International Journal of Science and Research (IJSR)

International Journal of Science and Research (IJSR)
Call for Papers | Fully Refereed | Open Access | Double Blind Peer Reviewed

ISSN: 2319-7064

Downloads: 2 | Views: 75 | Weekly Hits: ⮙1 | Monthly Hits: ⮙1

Case Studies | Psychiatry | India | Volume 11 Issue 12, December 2022

A Typical Case of Jeavons Syndrome with Intellectual Disability

Dr. Sushmitha Anantha Murthy

Abstract: Jeavons syndrome is a rare, idiopathic form of reflex epilepsy, with a childhood onset (2 to 14 yrs) and a symptom peak at 6-8 years of age. The hallmark features are eyelid myoclonia (EM) with or without absences, electroencephalography paroxysms and photosensitivity. Eyelid myoclonia consists of marked jerking of eyelids often with jerky upward deviation of eyeballs and retropulsion of head. This may be followed by mild impairment of consciousness (brief absences). The seizures are brief and characteristically precipitated by eyelid closure several times a day, in presence of bright unflickering light. The main diagnostic procedure is Video-EEG where young untreated patients show photoparoxysmal discharges induced by photic stimulation. The prevalence is unknown and genetic studies unremarkable, but Jeavons syndrome appears to represent around 7-8% of all idiophatic generalized epilepsies (IGEs) and has a slight female preponderance. Generalized tonic-clonic seizures occur in most patients, but the frequency of the seizures is low. Mental development is usually normal but mild to moderate intellectual deficit has been reported in some cases. Here we present a 14 yr old female, born out of consanguinous marriage, normal delivery and normal birth weight, with delayed milestones, taken to the department of paediatric neurology with complaints of eyelid fluttering more on exposure to sunlight, poor scholastic performance, behavioral issues including shouting spells, self-biting and frequent tantrums. On examination, moderate intellectual disability was present. During photic stimulation, patient had a clinical attack of eyelid fluttering and EEG showed frequent paroxysmal bursts of spike and slow waves. MRI brain showed normal study. Eyelid myoclonia is often missed or misdiagnosed as facial tics causing a delay in diagnosis and intervention. With early diagnosis and timely intervention frequency and severity of paroxysms can be significantly reduced.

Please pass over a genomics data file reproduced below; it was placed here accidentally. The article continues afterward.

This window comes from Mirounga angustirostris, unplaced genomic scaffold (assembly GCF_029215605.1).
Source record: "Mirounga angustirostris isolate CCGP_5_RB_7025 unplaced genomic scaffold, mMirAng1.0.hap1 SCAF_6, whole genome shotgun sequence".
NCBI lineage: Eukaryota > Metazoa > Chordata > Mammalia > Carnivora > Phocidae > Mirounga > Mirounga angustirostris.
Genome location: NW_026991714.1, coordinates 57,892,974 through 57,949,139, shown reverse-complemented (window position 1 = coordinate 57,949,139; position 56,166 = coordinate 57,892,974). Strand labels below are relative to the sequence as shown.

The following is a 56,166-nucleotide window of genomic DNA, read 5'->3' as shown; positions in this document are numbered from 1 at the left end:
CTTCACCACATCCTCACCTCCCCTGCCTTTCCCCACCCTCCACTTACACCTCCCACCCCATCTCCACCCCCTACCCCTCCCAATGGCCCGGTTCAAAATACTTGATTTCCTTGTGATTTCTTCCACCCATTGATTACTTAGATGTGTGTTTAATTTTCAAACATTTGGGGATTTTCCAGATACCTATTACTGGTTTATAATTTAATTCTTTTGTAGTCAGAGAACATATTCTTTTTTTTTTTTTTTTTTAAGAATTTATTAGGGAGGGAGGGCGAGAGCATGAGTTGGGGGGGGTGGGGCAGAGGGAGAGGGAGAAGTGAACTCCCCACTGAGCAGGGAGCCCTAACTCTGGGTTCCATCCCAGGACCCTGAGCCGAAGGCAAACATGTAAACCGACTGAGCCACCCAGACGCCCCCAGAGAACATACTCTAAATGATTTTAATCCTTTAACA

Keywords: Jeavons syndrome, intellectual disability, seizures, EEG, childhood

Edition: Volume 11 Issue 12, December 2022,

Pages: 1142 - 1143

How to Download this Article?

Type Your Valid Email Address below to Receive the Article PDF Link

Verification Code will appear in 2 Seconds ... Wait